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The Two Sides of Every Tax Refund

It's that time again...
It's that time again...
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Well, at this point, you've determined that you either:

1.) Owe something on your taxes,

2.) Are getting a tax refund, or

3.) Have completely forgot about doing your taxes (pssst - you've only got 10 days left)

Looking at that list of options, we're all hoping that #2 applies to us.  While it's great to see that refund check coming back to us in the mail (or directly into our bank account if we use direct deposit), I'm here to rain on your parade (but just a little bit).  If you want to know why that refund isn't all good news, read on.

When we owe the government money on our tax return, it simply means that we didn't have enough set aside during the year (usually through payroll taxes), and we owe the government the difference.  That's why they insist on getting that money from you as soon as possible - you've held onto it longer than you should have, and it's money they want to use so they can save or spend it as they see fit (OK, mostly spend it...)

A refund works the same way, except that it means that the government has taken too much money out of your earnings during the year, and they've held onto it when it really should be yours to spend or save as you see fit.  Your tax return, then, is essentially a request to the government for it to send your money back to you.  You may be seeing things come together now, but essentially a tax refund is money that you lent the government all year, interest-free.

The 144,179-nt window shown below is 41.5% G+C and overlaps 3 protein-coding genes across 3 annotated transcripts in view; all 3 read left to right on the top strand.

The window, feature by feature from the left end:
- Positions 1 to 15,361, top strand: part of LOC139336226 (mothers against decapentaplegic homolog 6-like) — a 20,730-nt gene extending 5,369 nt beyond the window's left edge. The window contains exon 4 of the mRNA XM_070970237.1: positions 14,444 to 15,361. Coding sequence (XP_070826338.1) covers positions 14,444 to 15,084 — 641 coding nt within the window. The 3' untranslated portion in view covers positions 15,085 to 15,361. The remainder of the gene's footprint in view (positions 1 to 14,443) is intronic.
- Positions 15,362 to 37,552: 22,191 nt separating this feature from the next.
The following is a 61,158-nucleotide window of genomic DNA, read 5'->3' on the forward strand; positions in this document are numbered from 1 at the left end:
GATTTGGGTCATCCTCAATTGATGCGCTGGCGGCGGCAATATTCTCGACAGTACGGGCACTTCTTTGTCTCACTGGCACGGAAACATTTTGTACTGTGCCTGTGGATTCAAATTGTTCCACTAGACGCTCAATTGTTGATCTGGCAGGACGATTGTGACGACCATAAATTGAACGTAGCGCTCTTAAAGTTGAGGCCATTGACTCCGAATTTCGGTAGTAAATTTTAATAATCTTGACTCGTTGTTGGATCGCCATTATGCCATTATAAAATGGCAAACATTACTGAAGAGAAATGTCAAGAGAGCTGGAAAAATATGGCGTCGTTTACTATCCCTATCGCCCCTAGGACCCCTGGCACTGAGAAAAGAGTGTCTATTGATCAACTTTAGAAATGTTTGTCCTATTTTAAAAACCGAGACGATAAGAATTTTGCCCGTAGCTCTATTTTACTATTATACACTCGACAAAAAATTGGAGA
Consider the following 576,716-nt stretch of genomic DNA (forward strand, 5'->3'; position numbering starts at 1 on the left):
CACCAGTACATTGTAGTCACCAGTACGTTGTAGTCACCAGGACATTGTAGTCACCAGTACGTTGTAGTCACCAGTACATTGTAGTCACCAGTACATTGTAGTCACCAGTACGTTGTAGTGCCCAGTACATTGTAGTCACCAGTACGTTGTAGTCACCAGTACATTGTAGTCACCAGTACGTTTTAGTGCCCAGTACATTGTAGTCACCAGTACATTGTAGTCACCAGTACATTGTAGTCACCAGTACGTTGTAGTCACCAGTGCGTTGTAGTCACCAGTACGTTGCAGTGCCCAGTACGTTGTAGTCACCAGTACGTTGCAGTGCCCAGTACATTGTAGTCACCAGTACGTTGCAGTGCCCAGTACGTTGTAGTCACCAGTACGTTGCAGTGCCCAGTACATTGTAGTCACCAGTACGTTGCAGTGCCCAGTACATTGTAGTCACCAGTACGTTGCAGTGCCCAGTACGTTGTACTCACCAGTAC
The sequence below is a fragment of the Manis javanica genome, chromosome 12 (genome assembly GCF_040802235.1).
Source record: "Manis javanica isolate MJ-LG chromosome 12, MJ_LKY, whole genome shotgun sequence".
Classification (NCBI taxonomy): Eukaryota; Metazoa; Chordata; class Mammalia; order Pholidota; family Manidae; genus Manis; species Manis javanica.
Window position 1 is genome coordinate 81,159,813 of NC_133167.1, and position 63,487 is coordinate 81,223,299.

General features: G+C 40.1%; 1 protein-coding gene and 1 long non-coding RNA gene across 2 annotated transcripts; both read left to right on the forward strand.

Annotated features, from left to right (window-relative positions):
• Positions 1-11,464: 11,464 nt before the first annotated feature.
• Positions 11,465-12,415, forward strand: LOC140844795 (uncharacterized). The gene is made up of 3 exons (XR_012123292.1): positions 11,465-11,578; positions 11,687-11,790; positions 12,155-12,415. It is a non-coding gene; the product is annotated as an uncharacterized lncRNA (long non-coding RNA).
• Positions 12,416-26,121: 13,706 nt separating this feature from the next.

So if you get a $3,000 refund, that's great, but it also means you were $250 short every month on your income.  The goal with taxes, as we've discussed before, is to neither owe anything nor get anything back.  Some people like getting refunds as a "forced savings plan", but there's better ways to save and budget than letting the government get all the interest you could be earning.

So what if you're getting large refund every year?  All you need to do is go to your employer and ask to fill out a new W-4.  This form lets the government know about your tax situation so they know how much to take out of your taxes.  Sometimes, as life situations change (and our W-4's don't), the gaps of what we owe and what we've paid start to widen, and we end up with large refunds.  You can change your W-4 anytime you want, so there's no time like the present!  If you're having trouble getting someone to give you a W-4, use this link ( to get one downloaded from the IRS web site.  You'll also want to find the same kind of form for your state taxes.  In Charlotte, for instance, you'll want to fill out the NC-4 (

If you insist on continuing to get a large refund every year, please read the entire article again as punishment.  Then, use your refund to make sure your emergency savings are adequate, or to meet other financial goals.  Resist the temptation to spend it all on something you may not really need and then wish you had it when you have a financial emergency later in the year.

Good luck!  Here if you have any questions...


  • Shannon 5 years ago

    Is there a calculator that tells you how many exemptions to claim to break even??? Last year I claimed 6. I owed taxes on cash tips and alimony and still got a hefty return.

  • Leo 5 years ago

    Since Chele and I own a small business, we are always concerned about having to owe a large amount on our taxes. I think we overcompensate and get a bit of a return every year. I never really applied the math, though, and realized we were missing out on $250 per month. Wow!

  • Samantha 4 years ago

    Great info! I'm wondering... do you fill out the same form to not owe taxes?


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